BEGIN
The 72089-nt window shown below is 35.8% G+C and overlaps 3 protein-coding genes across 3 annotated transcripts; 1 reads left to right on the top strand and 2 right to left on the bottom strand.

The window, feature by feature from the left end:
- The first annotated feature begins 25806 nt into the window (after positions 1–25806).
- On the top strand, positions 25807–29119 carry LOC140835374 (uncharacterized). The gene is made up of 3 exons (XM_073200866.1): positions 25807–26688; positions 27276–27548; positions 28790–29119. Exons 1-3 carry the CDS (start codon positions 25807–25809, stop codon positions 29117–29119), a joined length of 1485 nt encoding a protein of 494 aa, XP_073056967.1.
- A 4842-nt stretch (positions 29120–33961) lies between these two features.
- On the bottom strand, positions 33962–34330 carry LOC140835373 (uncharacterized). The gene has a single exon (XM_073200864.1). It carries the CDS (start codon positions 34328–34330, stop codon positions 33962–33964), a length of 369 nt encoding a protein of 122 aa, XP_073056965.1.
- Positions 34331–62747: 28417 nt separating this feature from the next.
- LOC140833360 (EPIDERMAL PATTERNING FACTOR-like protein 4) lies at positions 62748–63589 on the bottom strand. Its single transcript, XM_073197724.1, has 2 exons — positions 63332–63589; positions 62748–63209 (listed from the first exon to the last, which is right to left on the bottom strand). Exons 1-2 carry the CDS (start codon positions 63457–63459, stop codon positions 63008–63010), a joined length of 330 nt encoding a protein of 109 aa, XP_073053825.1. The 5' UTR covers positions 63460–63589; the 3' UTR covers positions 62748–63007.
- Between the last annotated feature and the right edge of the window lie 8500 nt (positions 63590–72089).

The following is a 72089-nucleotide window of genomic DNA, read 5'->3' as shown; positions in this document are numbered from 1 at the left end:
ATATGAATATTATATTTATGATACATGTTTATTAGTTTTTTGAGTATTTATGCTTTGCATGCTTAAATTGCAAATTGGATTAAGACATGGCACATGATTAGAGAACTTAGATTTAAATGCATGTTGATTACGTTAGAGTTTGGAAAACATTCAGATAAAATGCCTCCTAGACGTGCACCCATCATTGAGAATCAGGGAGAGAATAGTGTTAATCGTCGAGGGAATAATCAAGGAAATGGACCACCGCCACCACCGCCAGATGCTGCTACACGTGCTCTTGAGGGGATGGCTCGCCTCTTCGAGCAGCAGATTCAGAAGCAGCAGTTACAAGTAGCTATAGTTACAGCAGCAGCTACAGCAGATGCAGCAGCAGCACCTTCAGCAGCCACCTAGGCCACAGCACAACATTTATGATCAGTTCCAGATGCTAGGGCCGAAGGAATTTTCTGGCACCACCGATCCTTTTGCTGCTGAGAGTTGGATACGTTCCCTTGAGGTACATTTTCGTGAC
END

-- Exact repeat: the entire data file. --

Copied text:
The 72089-nt window shown below is 35.8% G+C and overlaps 3 protein-coding genes across 3 annotated transcripts; 1 reads left to right on the top strand and 2 right to left on the bottom strand.

The window, feature by feature from the left end:
- The first annotated feature begins 25806 nt into the window (after positions 1–25806).
- On the top strand, positions 25807–29119 carry LOC140835374 (uncharacterized). The gene is made up of 3 exons (XM_073200866.1): positions 25807–26688; positions 27276–27548; positions 28790–29119. Exons 1-3 carry the CDS (start codon positions 25807–25809, stop codon positions 29117–29119), a joined length of 1485 nt encoding a protein of 494 aa, XP_073056967.1.
- A 4842-nt stretch (positions 29120–33961) lies between these two features.
- On the bottom strand, positions 33962–34330 carry LOC140835373 (uncharacterized). The gene has a single exon (XM_073200864.1). It carries the CDS (start codon positions 34328–34330, stop codon positions 33962–33964), a length of 369 nt encoding a protein of 122 aa, XP_073056965.1.
- Positions 34331–62747: 28417 nt separating this feature from the next.
- LOC140833360 (EPIDERMAL PATTERNING FACTOR-like protein 4) lies at positions 62748–63589 on the bottom strand. Its single transcript, XM_073197724.1, has 2 exons — positions 63332–63589; positions 62748–63209 (listed from the first exon to the last, which is right to left on the bottom strand). Exons 1-2 carry the CDS (start codon positions 63457–63459, stop codon positions 63008–63010), a joined length of 330 nt encoding a protein of 109 aa, XP_073053825.1. The 5' UTR covers positions 63460–63589; the 3' UTR covers positions 62748–63007.
- Between the last annotated feature and the right edge of the window lie 8500 nt (positions 63590–72089).

The following is a 72089-nucleotide window of genomic DNA, read 5'->3' as shown; positions in this document are numbered from 1 at the left end:
ATATGAATATTATATTTATGATACATGTTTATTAGTTTTTTGAGTATTTATGCTTTGCATGCTTAAATTGCAAATTGGATTAAGACATGGCACATGATTAGAGAACTTAGATTTAAATGCATGTTGATTACGTTAGAGTTTGGAAAACATTCAGATAAAATGCCTCCTAGACGTGCACCCATCATTGAGAATCAGGGAGAGAATAGTGTTAATCGTCGAGGGAATAATCAAGGAAATGGACCACCGCCACCACCGCCAGATGCTGCTACACGTGCTCTTGAGGGGATGGCTCGCCTCTTCGAGCAGCAGATTCAGAAGCAGCAGTTACAAGTAGCTATAGTTACAGCAGCAGCTACAGCAGATGCAGCAGCAGCACCTTCAGCAGCCACCTAGGCCACAGCACAACATTTATGATCAGTTCCAGATGCTAGGGCCGAAGGAATTTTCTGGCACCACCGATCCTTTTGCTGCTGAGAGTTGGATACGTTCCCTTGAGGTACATTTTCGTGAC